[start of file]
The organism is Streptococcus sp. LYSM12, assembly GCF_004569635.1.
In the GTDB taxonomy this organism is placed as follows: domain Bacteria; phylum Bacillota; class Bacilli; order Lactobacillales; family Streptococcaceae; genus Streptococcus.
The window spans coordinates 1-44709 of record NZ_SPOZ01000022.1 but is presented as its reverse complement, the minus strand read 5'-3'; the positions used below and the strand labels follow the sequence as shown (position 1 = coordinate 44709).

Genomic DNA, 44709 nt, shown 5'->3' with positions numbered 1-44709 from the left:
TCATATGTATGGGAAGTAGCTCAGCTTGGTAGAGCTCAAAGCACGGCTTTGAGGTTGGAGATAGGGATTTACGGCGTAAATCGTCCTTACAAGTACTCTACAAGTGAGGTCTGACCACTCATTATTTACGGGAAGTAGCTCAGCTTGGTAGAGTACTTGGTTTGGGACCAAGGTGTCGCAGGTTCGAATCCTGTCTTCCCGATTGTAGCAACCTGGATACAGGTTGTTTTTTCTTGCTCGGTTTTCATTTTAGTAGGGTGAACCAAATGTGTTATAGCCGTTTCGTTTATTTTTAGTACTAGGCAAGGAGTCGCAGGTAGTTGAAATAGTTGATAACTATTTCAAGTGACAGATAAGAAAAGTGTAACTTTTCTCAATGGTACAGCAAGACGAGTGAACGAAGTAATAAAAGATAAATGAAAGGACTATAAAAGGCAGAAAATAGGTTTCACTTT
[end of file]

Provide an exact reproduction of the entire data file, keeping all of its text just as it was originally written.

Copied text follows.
The organism is Streptococcus sp. LYSM12, assembly GCF_004569635.1.
In the GTDB taxonomy this organism is placed as follows: domain Bacteria; phylum Bacillota; class Bacilli; order Lactobacillales; family Streptococcaceae; genus Streptococcus.
The window spans coordinates 1-44709 of record NZ_SPOZ01000022.1 but is presented as its reverse complement, the minus strand read 5'-3'; the positions used below and the strand labels follow the sequence as shown (position 1 = coordinate 44709).

Genomic DNA, 44709 nt, shown 5'->3' with positions numbered 1-44709 from the left:
TCATATGTATGGGAAGTAGCTCAGCTTGGTAGAGCTCAAAGCACGGCTTTGAGGTTGGAGATAGGGATTTACGGCGTAAATCGTCCTTACAAGTACTCTACAAGTGAGGTCTGACCACTCATTATTTACGGGAAGTAGCTCAGCTTGGTAGAGTACTTGGTTTGGGACCAAGGTGTCGCAGGTTCGAATCCTGTCTTCCCGATTGTAGCAACCTGGATACAGGTTGTTTTTTCTTGCTCGGTTTTCATTTTAGTAGGGTGAACCAAATGTGTTATAGCCGTTTCGTTTATTTTTAGTACTAGGCAAGGAGTCGCAGGTAGTTGAAATAGTTGATAACTATTTCAAGTGACAGATAAGAAAAGTGTAACTTTTCTCAATGGTACAGCAAGACGAGTGAACGAAGTAATAAAAGATAAATGAAAGGACTATAAAAGGCAGAAAATAGGTTTCACTTT